The recent Washington visit of Jonas Savimbi, leader of the National Union for the Total Independence of Angola (UNITA), is evidence of the current struggle over southern Africa policy now being played out in Congress and the administration. The latter's demand for removal of the Clark amendment--fortunately, Congress stood firm--and its negotiating style on the Namibia question reflect a rigid and ideological policy in deep disarray.
For example, U.S. policy continues to portray UNITA as a "legitimate political force" in the area. No doubt Savimbi's visit and his reception by top officials were timed to obtain assurances of his support for the Namibia proposals and to influence congressional consideration of the Clark amendment, which bans aid to insurgents in Angola. Savimbi apparently has pledged cooperation on Namibia.
But U.S. officials may be giving him more credibility in this process than he warrants. Consider, for example, that the South West Africa Peoples Organization, fighting to liberate Namibia, has used southern Angola as a sanctuary but has not encountered resistance from UNITA troops. The South Africans' invasions of southern Angola have met with resistance only from SWAPO and from troops of the Angolan MPLA government. This leads to the conclusion that the border region may be impervious to UNITA influence.
In the Namibia negotiations, therefore, the positions of SWAPO and MPLA are what count.
One problem with the Namibia negotiations is the repetition of mixed signals similar to those produced by the Kissinger shuttle concerning Zimbabwe in 1976. Africans have felt that Assistant Secretary of State Chester Crocker has spent a great deal of time shaping the issues with South Africa and only then has attempted to secure the agreement of SWAPO, Nigeria, the Organization of African Unity and the front-line states. This almost surely will disrupt the one-year timetable put forth by Secretary of State Alexander Haig as the target for Namibia's independence.
One problem is that the United States is attempting to negotiate security guarantees for South Africa in exchange for its cooperation on Namibia. By attempting to obtain the equivalent of a nonaggression treaty against South Africa from a future Namibian government and from the front-line states, the Western Contact Group has stepped over the boundary of state sovereignty. This is going on even as the Reagan administration seeks the repeal of the Clark amendment by arguing it needs complete flexibility to shape American security activities in the region. It is difficult not to conclude that the administration wants to repeal the Clark amendment precisely to pursue such activities in southern Angola, and perhaps elsewhere in southern Africa as well.
Similarly troublesome to the Africans is the attempt to negotiate the specific form of Namibian political representation, rather than have it decided by elected delegates. One part of the attempt to negotiate aspects of a settlement that were not an original part of U.N. Resolution 435 stems from the South Africans' complaint that the United Nations is "biased" in favor of SWAPO. Another part is the interest of every member of the Western Contact Group in the rich mineral holdings of Namibia. Either openly or secretly, some minerals are now being exported to several of these states in violation of U.N. decrees on the protection of Namibian resources.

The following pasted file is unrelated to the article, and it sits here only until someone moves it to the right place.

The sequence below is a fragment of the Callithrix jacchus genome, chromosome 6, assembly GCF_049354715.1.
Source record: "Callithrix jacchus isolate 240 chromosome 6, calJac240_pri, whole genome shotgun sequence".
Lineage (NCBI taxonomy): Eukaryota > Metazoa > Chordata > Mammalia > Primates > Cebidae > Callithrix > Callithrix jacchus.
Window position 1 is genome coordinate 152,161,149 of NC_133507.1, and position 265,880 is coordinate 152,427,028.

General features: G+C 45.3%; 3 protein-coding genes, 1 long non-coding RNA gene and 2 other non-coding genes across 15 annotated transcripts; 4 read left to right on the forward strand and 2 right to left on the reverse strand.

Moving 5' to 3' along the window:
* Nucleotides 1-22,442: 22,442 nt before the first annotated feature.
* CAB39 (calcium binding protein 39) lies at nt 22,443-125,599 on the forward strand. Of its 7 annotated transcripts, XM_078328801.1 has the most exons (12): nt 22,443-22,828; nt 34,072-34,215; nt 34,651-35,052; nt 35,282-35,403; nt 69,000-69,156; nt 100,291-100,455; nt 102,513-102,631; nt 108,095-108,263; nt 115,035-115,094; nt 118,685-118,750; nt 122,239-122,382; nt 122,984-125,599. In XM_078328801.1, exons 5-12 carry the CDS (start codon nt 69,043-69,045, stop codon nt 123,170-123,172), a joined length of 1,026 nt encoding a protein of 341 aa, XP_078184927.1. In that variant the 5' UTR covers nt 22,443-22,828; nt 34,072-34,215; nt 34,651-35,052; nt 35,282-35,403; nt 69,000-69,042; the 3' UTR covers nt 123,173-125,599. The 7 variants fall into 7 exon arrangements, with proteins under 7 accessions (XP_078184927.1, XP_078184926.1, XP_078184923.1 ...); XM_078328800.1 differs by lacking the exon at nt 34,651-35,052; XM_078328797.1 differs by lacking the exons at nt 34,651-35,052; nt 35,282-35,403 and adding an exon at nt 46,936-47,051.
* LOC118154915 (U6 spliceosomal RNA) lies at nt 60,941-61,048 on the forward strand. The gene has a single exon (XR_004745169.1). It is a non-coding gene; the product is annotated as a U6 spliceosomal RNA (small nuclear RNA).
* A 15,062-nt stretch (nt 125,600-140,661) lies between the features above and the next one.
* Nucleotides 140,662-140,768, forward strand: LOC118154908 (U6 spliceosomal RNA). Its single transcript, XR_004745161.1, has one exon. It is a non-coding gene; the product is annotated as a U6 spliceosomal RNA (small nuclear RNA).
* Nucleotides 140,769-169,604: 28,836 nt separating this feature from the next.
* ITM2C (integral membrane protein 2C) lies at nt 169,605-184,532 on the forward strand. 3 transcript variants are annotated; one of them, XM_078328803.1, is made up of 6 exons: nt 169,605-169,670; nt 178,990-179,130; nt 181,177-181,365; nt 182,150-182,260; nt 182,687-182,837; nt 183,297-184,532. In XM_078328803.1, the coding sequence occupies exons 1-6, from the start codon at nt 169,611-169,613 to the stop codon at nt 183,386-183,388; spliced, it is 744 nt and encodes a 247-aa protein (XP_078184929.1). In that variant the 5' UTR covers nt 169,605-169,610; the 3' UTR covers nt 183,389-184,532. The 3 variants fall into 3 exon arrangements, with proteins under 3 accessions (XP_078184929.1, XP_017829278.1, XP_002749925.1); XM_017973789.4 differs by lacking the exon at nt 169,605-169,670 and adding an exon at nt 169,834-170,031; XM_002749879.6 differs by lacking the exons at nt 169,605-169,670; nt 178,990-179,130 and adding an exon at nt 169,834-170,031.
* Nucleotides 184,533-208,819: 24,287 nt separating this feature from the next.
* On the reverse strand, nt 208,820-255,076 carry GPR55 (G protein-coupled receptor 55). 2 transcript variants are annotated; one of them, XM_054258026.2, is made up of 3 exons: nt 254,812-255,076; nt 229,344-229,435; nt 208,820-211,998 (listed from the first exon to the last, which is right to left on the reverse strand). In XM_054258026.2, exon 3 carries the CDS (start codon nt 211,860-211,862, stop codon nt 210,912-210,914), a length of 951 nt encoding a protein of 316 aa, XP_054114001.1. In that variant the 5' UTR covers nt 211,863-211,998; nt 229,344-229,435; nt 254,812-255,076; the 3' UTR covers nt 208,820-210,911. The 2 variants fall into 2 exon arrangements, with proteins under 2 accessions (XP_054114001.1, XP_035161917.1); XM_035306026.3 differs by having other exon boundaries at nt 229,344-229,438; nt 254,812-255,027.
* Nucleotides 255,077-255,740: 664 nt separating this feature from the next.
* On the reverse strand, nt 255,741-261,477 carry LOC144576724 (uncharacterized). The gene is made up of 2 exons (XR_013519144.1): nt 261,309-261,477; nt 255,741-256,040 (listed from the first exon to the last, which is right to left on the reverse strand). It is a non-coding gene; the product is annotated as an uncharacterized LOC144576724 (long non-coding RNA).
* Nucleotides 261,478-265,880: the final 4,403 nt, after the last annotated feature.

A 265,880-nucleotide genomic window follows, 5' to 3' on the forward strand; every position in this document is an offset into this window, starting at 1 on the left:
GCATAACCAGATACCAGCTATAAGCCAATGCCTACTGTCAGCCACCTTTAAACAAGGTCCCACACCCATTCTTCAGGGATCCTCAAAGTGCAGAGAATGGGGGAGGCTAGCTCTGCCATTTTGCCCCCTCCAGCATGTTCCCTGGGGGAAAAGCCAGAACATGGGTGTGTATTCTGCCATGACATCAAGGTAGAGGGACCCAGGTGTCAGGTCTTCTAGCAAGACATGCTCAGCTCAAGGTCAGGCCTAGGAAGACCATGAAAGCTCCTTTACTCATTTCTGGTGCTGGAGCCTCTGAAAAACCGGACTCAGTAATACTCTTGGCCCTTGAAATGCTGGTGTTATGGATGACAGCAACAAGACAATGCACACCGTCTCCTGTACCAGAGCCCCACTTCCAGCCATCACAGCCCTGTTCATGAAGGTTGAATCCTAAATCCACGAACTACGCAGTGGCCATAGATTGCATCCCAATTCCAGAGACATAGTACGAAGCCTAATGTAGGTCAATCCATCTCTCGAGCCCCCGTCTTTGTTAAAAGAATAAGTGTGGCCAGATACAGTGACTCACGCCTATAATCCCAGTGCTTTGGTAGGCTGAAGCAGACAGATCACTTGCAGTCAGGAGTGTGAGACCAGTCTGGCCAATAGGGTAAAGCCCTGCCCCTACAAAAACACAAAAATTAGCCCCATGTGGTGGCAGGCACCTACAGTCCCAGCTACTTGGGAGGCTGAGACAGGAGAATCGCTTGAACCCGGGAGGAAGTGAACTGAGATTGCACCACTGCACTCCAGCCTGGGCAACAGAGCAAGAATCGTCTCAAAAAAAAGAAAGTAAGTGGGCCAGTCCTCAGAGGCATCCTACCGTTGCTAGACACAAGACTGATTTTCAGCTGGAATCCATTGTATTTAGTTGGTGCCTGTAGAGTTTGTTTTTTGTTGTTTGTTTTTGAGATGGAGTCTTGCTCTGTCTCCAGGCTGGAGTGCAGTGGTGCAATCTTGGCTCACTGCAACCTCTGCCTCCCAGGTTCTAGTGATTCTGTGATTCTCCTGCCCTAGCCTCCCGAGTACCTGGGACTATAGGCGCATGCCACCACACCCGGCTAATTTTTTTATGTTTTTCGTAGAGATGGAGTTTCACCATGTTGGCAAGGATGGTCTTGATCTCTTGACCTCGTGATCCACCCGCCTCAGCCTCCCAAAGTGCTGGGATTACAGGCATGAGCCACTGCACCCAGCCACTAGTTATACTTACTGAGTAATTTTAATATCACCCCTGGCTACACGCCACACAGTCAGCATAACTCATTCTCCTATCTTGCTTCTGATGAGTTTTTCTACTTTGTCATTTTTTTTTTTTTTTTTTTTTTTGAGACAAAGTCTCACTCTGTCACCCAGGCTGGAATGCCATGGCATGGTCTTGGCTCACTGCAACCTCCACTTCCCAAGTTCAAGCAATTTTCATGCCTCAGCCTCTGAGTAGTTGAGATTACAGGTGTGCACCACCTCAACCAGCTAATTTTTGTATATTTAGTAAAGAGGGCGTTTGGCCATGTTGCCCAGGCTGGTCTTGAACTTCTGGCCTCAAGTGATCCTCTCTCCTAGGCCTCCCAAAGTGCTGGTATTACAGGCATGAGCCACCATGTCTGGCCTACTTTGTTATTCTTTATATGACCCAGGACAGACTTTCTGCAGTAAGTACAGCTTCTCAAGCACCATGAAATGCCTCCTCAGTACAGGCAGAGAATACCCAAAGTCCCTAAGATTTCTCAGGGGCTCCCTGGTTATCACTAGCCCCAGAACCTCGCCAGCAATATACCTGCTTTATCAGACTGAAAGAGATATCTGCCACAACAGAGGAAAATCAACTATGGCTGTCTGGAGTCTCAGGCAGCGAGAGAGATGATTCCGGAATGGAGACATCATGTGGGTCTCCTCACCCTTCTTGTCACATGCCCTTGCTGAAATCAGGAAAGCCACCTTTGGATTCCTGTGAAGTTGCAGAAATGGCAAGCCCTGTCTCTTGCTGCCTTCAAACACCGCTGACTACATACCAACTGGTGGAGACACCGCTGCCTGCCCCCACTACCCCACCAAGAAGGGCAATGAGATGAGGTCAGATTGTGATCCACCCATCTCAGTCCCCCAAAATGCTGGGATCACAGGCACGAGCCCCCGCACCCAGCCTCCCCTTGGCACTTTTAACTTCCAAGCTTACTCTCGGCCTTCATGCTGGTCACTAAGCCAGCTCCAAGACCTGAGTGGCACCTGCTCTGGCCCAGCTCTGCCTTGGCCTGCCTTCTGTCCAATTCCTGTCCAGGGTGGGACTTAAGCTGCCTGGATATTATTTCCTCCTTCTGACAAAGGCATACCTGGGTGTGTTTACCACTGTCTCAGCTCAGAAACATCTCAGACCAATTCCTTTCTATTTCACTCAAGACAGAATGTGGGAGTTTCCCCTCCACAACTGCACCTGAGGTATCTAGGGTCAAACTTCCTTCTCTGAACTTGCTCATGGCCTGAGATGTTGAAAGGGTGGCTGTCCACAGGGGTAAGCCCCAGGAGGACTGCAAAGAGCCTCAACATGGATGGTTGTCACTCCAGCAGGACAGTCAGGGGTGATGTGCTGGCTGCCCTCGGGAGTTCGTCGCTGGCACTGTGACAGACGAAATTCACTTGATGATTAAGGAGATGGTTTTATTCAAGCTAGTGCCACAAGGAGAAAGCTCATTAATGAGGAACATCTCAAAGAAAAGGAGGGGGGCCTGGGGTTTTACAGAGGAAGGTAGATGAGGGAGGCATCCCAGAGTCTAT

With the tense relations between the United States and Libya and the possible shut-off of Libyan oil, the oil resources of Angola are becoming as important and attractive to the United States as those of Nigeria. The recent approval of an $85 million Export-Import Bank oil loan to Angola attests to that fact. The Angolan government desires to enter into full discussions on the normalization of relations. The administration refuses. Its policy is being held hostage to anti-communist dogma based on the presence of Cuban military, medical, educational and other technical personnel in Angola. The most productive course would be to understand the security interests of the Angolan government and to work to achieve a realistic Namibian settlement that hastens the departure of South Africa's troops and curtails its regional political and military role.
SWAPO has indicated it will continue to export Namibia's minerals to the West, which presumably would include the United States. However, rather than dealing with SWAPO's political interests in the region, U.S. policy has supported "constructive engagement" with South Africa and UNITA. This choice reflects just the opposite of a hard-headed, pragmatic assessment of U.S. interests in southern Africa. The administration's policy needs a profound change of course.